It is at this time of year that the tills are full of people trying to return unwanted gifts and if you are one of them, you will want to know your rights before you step into the store or go online. Heres your guide to returning unwanted gifts, for Christmas, or otherwise. Bookmark this page so you can return to it time and again, it may be needed more than you think!
Returning an Unwanted Gift Instore
Unfortunately, if you have an unwanted gift you are not entitled to a refund as stores are under no legal obligation to give you your money back. However, many shops have their own returns policy and will tell you what it is when the item is bought so either ask the buyer, or the shop when you go back there. It could be that you are allowed a refund, exchange or credit note but you will have to show them the receipt.
The item will also have to be returned within the stores time period so do not miss out by taking it back outside of the permitted time. Most stores however are offering an extended time after Christmas. Many high street stores and supermarkets offer gift receipts which do not show the amount paid so if your recipient really does not like the present, they can exchange it for something they do like. If you do not have a receipt the store does not have to offer you anything.
Returning an Unwanted Gift Online
If you purchased a gift online and it came and you changed your mind, you actually have more rights than if you went into the store and bought it. This is because you are protected by the Distance Selling Regulations. These allow you a ‘cooling off’ period of seven days in which you can change your mind and get a full refund even if there is nothing wrong with the item. This seven-day period begins from the day after the gift was received.
Likewise, if you receive a present that was bought online and you do not like it, you can still send it back but will need to show the proof of purchase and to know the date when the gift was received. It may be possible to take the item back to a store but again, you’ll need proof of purchase, normally in the form of the despatch note that came with the purchase.
I have received a gift that does not work.
You are protected by the Sale of Goods Act, which states that if you buy an item that is faulty, not as described or unfit for purpose, you have the right to a refund. Most stores will automatically refund or replace, but if the item was a gift bought for you, you cannot claim these rights for yourself. You would have to ask the person who bought it to take it back for a refund. They will need proof of purchase but this need not be a receipt. If you have a credit card bill or bank statement where the purchase is clearly visible, then this should be acceptable. And make sure that you return the faulty item as soon as you can.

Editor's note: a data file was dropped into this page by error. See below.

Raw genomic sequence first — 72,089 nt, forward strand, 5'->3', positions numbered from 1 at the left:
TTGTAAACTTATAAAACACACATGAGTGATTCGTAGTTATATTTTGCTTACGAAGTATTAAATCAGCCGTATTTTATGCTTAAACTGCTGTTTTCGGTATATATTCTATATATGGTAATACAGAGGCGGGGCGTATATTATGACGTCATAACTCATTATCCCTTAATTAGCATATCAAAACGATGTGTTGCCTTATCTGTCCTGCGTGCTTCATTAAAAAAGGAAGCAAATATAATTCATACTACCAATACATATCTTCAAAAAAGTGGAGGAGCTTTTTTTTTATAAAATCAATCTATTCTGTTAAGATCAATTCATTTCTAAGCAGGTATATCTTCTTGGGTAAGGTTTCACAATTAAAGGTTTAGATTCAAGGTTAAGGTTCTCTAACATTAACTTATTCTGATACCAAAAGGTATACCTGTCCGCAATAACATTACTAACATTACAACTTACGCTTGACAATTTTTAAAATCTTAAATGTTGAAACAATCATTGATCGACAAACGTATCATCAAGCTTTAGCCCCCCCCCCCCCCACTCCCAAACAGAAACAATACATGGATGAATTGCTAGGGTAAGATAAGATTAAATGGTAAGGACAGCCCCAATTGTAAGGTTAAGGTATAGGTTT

The regulations state that in order for you to be eligible for a refund the item has to be returned in a ‘reasonable amount of time’. However, there is no definition of what is considered a ‘reasonable’ length of time and this will depend individually on the item and the store in question. After this time you won’t be entitled to a refund but you can demand a repair or replacement.
What items are not returnable?
A few items are non refundable, such as earrings, make-up and toiletries due to hygiene reasons and this will usually be specified somewhere on the product or its packaging. Anything basically where you have to open packaging like DVDs, CDs, computer games and software also can’t be returned and personalised gifts or clothes made to measure will not be accepted either.
January Sales items, where do I stand?
Luckily, items bought on impulse in the January sales have the same returnable rights as items paid for a full price. Although the store has no legal obligation to refund or exchange, if you look at their refund policy before you buy, you will know beforehand whether you can take an item back or not. If they have a returns policy, you will usually be offered an exchange or credit note. Make sure you always read the returns policy before buying, as many shop operate slightly different policies during sales periods.